TheSonntag
Topic Author
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Joined: Wed Jun 15, 2005 7:23 pm

How Long Will The ISS Be Used?

Mon Feb 27, 2006 4:07 am

The Columbia disaster undoubtedly slowed down the ISS project extremely, but I am very confident it will be completed anyway, of course only if the shuttle missions are succesful (something I am very sure about).

But how long will the ISS be used? Certainly nobody invests billions of dollars to retire a station in 2015 when it is completed in 2010, on the other hands the oldest modules were launched in 1998 already if I remember it correctly. MIR was used much longer than it was designed for, and despite the problems this worked out somehow.

So, are there realistical plans on when the ISS will be retired again? My opinion is, as long as it is no danger for the crew, keep it up. This thing should stay in orbit permanently. But what are the real plans?
 
Thorny
Posts: 1508
Joined: Thu Jul 07, 2005 8:44 am

RE: How Long Will The ISS Be Used?

Mon Feb 27, 2006 8:10 am

Quoting TheSonntag (Thread starter):
But how long will the ISS be used? Certainly nobody invests billions of dollars to retire a station in 2015 when it is completed in 2010, on the other hands the oldest modules were launched in 1998 already if I remember it correctly. MIR was used much longer than it was designed for, and despite the problems this worked out somehow.

Assuming that a future President or Congress doesn't cancel or stall the Constellation program, NASA says it will discontinue use of ISS in 2016. Our international partners have not signed on to that plan, so ISS could well continue operations at ISS beyond that date without the US. It seems likely that the US will turn over control of its interests to some industrial/academic/commercial consortium at that time.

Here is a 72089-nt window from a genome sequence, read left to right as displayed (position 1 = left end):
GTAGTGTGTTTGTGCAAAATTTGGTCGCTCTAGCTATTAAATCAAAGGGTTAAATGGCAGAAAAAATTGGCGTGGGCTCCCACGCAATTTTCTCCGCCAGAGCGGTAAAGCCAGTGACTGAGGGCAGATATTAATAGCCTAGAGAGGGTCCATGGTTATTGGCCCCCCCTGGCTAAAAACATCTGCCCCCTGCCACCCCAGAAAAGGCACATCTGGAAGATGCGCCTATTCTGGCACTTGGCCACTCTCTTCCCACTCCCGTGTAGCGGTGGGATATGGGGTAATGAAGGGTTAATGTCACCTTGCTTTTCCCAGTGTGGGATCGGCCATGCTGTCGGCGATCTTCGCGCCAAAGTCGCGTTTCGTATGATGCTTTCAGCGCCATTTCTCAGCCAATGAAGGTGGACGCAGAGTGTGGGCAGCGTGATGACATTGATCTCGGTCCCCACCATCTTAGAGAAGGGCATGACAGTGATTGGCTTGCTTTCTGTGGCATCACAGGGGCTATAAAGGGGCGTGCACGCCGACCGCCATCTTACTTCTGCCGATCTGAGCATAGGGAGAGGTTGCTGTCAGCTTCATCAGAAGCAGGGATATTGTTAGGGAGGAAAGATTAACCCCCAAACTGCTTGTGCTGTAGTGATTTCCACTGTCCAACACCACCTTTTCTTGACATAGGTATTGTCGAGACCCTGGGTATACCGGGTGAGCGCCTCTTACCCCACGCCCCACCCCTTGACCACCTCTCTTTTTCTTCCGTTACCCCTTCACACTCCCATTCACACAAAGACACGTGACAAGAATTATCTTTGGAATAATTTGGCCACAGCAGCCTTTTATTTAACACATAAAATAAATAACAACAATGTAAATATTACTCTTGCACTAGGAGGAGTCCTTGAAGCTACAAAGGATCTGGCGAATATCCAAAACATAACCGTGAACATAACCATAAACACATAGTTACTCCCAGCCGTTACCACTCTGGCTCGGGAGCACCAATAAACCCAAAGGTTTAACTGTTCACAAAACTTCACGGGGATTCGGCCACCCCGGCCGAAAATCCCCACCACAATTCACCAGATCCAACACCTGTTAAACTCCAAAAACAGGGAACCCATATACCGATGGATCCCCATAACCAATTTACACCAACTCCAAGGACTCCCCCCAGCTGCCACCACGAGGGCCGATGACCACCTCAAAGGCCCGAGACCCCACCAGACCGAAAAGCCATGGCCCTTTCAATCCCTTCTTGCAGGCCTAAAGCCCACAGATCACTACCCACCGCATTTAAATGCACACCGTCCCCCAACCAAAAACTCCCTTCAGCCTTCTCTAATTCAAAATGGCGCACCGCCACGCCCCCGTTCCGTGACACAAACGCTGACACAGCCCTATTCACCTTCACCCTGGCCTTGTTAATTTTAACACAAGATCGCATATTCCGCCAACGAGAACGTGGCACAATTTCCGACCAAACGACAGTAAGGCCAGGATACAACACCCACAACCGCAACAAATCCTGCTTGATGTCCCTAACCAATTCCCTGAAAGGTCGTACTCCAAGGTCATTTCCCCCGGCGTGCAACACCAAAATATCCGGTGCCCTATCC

TheSonntag
Topic Author
Posts: 4296
Joined: Wed Jun 15, 2005 7:23 pm

RE: How Long Will The ISS Be Used?

Mon Feb 27, 2006 8:33 am

Quoting Thorny (Reply 1):
ur international partners have not signed on to that plan, so ISS could well continue operations at ISS beyond that date without the US. It seems likely that the US will turn over control of its interests to some industrial/academic/commercial consortium at that time.

Thank you... 2016 sounds somewhat early, but aren't the Europeans generally supposed to do most of the ordinary "support" flights once the ISS is complete by using the ATV?

I have no clue of the actual calculations, but running the station, even accepting the fact that this will be expensive, must be much cheaper than developing and building it, so wouldn't a longer use make economical sense?
 
Thorny
Posts: 1508
Joined: Thu Jul 07, 2005 8:44 am

RE: How Long Will The ISS Be Used?

Mon Feb 27, 2006 9:36 am

Quoting TheSonntag (Reply 2):
Thank you... 2016 sounds somewhat early, but aren't the Europeans generally supposed to do most of the ordinary "support" flights once the ISS is complete by using the ATV?

That's still under discussion, and Europe has not yet given the go-ahead to produce more ATVs. Note that NASA has set aside $500 million for unmanned cargo delivery, and the idea is for that to be a commercial service provided by someone else not NASA (the cargo-only version of CEV has been cancelled.) That logically could continue after 2016 with someone else (the industrial/academic/commercial consortium) paying the bills. At present, it looks like US companies Boeing and Lockheed-Martin are both studying license produced cargo vehicles launched on US rockets... Boeing with Europe's ATV on Delta IV and Lockheed with Japan's HTV on Atlas 5, but both could be beaten to the punch by one of the small startup companies such as t/Space with a proprietary vehicle.

The Station components were designed for a 15-year service life. That doesn't mean the Station will start to fall apart after 15 years, but it does mean maintenance and repairs will start to require more time and money after that point. That's where the 2016 retirement date comes from. Of course, with a lot of the US/European/Japanese equipment still sitting on the ground awaiting launch, the "shelf life" is questionable. But for the core components (Russia's Zarya and Zvezda, US's Node 1, Z1, and Destiny) the clock is ticking.

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